The Far Left Shift in the Democratic Party

With another 4 years of Trump Looming, Democrats will have to choose between a Progressive or Corporate Candidate. Photo by Carlos Herrero via Pexels.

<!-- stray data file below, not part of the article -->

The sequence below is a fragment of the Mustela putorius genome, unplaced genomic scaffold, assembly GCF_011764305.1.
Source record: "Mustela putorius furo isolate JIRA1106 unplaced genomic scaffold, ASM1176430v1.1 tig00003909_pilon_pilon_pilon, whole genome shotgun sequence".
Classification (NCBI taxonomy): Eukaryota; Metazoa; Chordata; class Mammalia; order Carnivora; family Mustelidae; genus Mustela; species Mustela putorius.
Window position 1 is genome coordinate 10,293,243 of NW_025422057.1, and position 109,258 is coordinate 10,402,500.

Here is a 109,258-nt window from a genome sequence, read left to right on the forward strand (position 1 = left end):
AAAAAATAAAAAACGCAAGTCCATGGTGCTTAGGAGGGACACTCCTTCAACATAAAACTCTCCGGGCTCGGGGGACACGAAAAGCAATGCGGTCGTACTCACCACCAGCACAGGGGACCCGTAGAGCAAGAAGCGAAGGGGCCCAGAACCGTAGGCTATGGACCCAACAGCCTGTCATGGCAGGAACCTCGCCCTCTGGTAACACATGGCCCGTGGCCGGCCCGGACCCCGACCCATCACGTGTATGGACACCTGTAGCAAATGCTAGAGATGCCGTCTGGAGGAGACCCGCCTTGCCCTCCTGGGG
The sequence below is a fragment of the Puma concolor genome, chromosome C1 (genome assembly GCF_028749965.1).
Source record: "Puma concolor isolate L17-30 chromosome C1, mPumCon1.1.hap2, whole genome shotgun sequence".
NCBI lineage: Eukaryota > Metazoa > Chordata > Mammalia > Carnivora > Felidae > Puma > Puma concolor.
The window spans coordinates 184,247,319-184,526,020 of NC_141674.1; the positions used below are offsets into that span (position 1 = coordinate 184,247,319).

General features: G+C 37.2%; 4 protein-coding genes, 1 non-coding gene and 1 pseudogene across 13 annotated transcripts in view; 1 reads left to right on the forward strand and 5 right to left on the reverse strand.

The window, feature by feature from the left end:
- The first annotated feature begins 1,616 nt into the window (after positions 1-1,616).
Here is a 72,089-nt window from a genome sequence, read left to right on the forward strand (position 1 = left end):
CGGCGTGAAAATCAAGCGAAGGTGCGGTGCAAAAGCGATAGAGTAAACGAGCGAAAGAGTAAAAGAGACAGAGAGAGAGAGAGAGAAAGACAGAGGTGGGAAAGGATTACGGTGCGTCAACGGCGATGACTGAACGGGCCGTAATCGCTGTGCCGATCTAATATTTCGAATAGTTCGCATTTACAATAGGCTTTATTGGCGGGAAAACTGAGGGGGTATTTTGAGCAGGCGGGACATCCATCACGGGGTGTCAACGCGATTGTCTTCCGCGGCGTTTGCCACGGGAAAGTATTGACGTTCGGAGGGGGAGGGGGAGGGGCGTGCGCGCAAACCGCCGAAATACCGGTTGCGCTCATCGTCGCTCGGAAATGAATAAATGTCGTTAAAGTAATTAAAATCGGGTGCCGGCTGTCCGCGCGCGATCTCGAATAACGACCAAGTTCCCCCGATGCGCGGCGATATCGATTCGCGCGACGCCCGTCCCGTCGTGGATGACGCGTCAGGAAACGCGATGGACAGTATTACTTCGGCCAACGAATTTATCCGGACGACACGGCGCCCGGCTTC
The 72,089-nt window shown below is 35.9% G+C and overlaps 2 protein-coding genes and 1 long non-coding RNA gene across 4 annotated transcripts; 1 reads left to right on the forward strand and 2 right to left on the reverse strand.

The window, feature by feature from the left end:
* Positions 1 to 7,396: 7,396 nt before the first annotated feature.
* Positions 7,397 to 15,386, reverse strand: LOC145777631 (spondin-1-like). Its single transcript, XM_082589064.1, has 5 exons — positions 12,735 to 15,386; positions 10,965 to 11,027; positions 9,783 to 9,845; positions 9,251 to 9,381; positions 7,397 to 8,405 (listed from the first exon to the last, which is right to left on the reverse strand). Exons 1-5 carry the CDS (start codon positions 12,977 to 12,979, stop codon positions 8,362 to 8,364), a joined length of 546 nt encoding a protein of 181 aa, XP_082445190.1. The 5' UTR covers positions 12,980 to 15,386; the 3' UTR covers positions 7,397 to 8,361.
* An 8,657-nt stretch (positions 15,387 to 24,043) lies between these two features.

With the 2020 election looming, many Democrats will be wondering who to vote for in November. There are several trains of thought within the party, with most candidates focused on being more traditionally corporate and others promoting a hard left approach. These hard left candidates promote some of the same progressive ideas as the Justice Democrats, a group created in 2017 who extoll more extreme left-wing views. The Justice Democrats are a far left party originally created by Kyle Kulinski of the podcast Secular Talk, and Cenk Uyghar from the program The Young Turks. They aim to reform the Democratic party by running a unified campaign to replace every corporate backed member and then rebuilding from scratch. Although not as popular, several younger Democratic candidates ran for or have been endorsed by the Justice Democrats, with Rep. Alexandria Ocasio-Cortez being the most known member, notably from her online discourse with prominent Republican figures. Other members of The Squad, a group of four Progressive women of color, include Reps. Ilhan Omar, Ayanna Presley, and Rashida Tlaib, all of whom were endorsed by the Justice Democrats. Many members of The Squad have similar positions and support each other on various issues, such as abolishing ICE and supporting The Green New Deal. Although no notable Justice Democrats are running for president, candidates such as Sen. Bernie Sanders and Sen. Elizabeth Warren have taken similar positions on some issues. When taking in Sanders’ and Warren’s popularity, many of the hard left positions they have taken represent a heavy shift to the far left in the Democratic party. Although figures like The Squad have undoubtedly shifted the Democratic party further left, the country’s positive perception of The Squad and those who identify with them have not. In August 2019, a poll conducted by Emerson College Polling found that all four members of The Squad had unfavorable ratings that dipped into the negatives, with Ilhan Omar having -21 percent, Ocasio-Cortez having -17, Tlaib having -16, and Pressley having -11. Sanders’ favorability ratings are much higher (+22 at the time) while having many of the same policy positions as members of The Squad. The data suggests that people can support far-left policies, although not from newer members of Congress, as evidenced by the Emerson poll. In addition, the majority of the Democratic party’s platforms seem farther left than the last election, with many candidates discussing Medicare For All and free college. Sue Grabe, a legislative worker and left-wing voter, stated that she did not know who she was going to vote for yet in the coming election. “As a person who does legislative work, which is nonpartisan, with lawyers and judges, I use trust a lot in my job. Whoever can develop trust in both parties is someone I will vote for.” When questioned on the main qualities she was looking for, Grabe stated that she was mainly looking for someone that can beat Trump. “Sanders seems like a good guy, he seems well-intentioned, but I’m not sure he can win.” Grabe also stated that “[She is] looking for a middle of the road candidate. Someone who could come to the table in good faith. When asked why she did not plan to vote for Warren or Sanders, Sue stated that a more centrist way to go is the best way to go, that if a candidate went too far left, they could “go so far left they go right.” When asked about the main issue she would like to see further talked about, Grabe said, “I support the Affordable Health Care act, because healthcare is so devastatingly expensive in this country.” In her closing thoughts on the Democrats, Grabe added, “The Democrats are not together. They need more discipline and more diversity in their party.” Franklin law teacher Brian Halberg had a different view on the left-shifting Democratic Party. “It’s hard to say if the possibility of shifts is occuring in any party. A party could be leaning left or leaning right depending on the perspective of the person judging it. It’s a tricky issue, figuring out if things are moving more towards the left, and it is hard to objectively say what they should or should not do without talking to members of other parties.” Although it should be clear that the Democrats have shifted farther to the left overall, as presidential frontrunners Sanders and Warren are being championed for their more progressive policies,  no sliding on the political compass should matter if Democrats can beat Trump. If Trump is defeated, it may well be a new era for progressive policies, as well as a huge win for the Democratic Party.

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